[PRN_160420001]Concordance Among Indices of Intrinsic Brain Function: Inter-Individual Variation and Temporal Dynamics Perspecti

Submitted by YAN Chao-Gan on


Concordance Among Indices of Intrinsic Brain Function: Inter-Individual Variation and Temporal Dynamics Perspectives


Chao-Gan Yan1,2,3, Zhen Yang2,4,5, Stanley J. Colcombe2, Xi-Nian Zuo1, Michael P. Milham2,5

1Key Laboratory of Behavioral Science and Magnetic Resonance Imaging Research Center, Institute of Psychology, Chinese Academy of Sciences, Beijing, China; 2Nathan Kline Institute for Psychiatric Research, Orangeburg, NY, USA; 3Department of Child and Adolescent Psychiatry, NYU Langone Medical Center School of Medicine, New York, NY, USA; 4Center for Neuromodulation in Depression and Stress, Department of Psychiatry, Perelman School of Medicine, University of Pennsylvania, PA, USA; 5Child Mind Institute, New York, NY, USA;


Corresponding author:

Chao-Gan Yan, Ph.D.

Key Laboratory of Behavioral Science and Magnetic Resonance Imaging Research Center, Institute of Psychology, Chinese Academy of Sciences, Beijing, China

16 Lincui Road, Chaoyang District, Beijing 100101, China

Tel: +86-10-64101582

Fax: +86-10-64101582

E-mail: ycg.yan@gmail.com



Various resting-state fMRI (R-fMRI) measures have been developed to characterize intrinsic brain activity. While each of these measures has gained a growing presence in the literature, questions remain regarding the common and unique aspects these indices capture. The present work provided a comprehensive examination of inter-individual variation and intra-individual temporal variation for commonly used measures, including fractional amplitude of low frequency fluctuations, regional homogeneity, voxel-mirrored homotopic connectivity, network centrality and global signal correlation. Regardless of whether examining intra-individual or inter-individual variation, we found that these definitionally distinct R-fMRI indices tend to exhibit a relatively high degree of covariation. When taken as a measure of intrinsic brain function, inter-individual differences in concordance for R-fMRI indices appeared to be stable, and negatively related to age (i.e., functional concordance among indices decreases with age). To understand the functional significance of concordance, we noted that higher concordance was generally associated with higher strengths of R-fMRI indices, regardless of whether looking through the lens of inter-individual (i.e., high vs. low concordance participants) or intra-individual (i.e., high vs. low concordance states identified via temporal dynamic analyses) differences. Finally, temporal dynamics analyses also revealed that high concordance states are characterized by increased within- and between-network functional connectivity, suggesting more general variations in network integration and segregation. The current study draws attention to questions regarding how to select an R-fMRI index for usage in a given study, as well as how to compare findings across studies that examine inter-individual or group differences using different indices. Additionally, our work suggests global neural signals exist in the brain, and their spontaneous variations over time result in fluctuations in the connectedness of brain regions.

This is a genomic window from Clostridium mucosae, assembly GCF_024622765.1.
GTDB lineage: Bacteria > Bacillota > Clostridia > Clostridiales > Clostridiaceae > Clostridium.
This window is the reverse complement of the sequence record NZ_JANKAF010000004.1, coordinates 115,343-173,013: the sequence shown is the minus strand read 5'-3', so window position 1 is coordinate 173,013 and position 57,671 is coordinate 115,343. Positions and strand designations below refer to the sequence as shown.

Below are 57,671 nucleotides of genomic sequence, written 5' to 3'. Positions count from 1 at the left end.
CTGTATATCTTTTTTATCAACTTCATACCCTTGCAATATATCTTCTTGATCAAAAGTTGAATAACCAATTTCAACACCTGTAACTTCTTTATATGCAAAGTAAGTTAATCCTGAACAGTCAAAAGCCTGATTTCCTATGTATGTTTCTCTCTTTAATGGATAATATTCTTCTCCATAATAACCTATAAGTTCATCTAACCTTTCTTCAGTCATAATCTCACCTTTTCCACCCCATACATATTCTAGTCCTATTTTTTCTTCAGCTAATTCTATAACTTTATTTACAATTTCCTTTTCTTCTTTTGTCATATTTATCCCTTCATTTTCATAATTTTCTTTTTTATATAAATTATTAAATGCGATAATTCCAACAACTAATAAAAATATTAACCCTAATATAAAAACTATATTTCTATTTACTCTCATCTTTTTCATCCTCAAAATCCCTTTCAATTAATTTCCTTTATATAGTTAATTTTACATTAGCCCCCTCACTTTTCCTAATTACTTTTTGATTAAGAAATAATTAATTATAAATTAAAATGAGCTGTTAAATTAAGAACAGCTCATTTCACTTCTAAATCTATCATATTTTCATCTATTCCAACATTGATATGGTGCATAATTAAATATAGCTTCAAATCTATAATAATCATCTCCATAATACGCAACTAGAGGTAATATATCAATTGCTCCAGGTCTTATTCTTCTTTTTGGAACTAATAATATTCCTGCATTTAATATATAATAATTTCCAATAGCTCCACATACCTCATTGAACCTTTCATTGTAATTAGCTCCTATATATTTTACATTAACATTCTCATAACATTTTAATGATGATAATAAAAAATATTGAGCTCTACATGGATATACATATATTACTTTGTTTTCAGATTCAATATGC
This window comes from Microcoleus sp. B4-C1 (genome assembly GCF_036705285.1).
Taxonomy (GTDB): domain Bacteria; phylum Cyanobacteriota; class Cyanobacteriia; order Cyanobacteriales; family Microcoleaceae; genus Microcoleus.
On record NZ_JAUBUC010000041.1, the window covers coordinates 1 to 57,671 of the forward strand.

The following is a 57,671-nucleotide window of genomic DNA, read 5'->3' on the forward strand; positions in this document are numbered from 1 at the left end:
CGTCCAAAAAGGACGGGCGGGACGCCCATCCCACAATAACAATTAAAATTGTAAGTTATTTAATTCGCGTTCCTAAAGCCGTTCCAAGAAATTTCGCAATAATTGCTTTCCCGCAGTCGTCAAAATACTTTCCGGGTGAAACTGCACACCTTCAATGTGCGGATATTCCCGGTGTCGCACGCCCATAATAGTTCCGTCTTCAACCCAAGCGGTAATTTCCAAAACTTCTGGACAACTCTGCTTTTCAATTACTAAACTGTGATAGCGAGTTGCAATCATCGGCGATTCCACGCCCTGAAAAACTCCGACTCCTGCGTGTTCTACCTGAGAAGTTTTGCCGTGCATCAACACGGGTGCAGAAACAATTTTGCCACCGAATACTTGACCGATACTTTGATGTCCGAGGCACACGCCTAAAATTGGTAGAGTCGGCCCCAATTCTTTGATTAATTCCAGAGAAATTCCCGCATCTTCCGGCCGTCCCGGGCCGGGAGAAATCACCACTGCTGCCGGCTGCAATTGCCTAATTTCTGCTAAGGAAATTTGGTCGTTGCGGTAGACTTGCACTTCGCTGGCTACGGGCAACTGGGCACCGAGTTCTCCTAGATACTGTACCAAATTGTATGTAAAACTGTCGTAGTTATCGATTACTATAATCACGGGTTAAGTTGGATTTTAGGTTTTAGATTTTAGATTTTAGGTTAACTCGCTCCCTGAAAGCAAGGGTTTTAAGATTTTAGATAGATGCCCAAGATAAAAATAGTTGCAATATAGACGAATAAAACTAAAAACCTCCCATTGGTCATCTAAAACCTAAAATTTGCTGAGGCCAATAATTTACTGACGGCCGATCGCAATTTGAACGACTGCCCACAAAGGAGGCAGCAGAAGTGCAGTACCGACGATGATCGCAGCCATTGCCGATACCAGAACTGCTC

Keywords: resting-state fMRI; intrinsic brain activity; concordance; temporal dynamics; inter-individual variation


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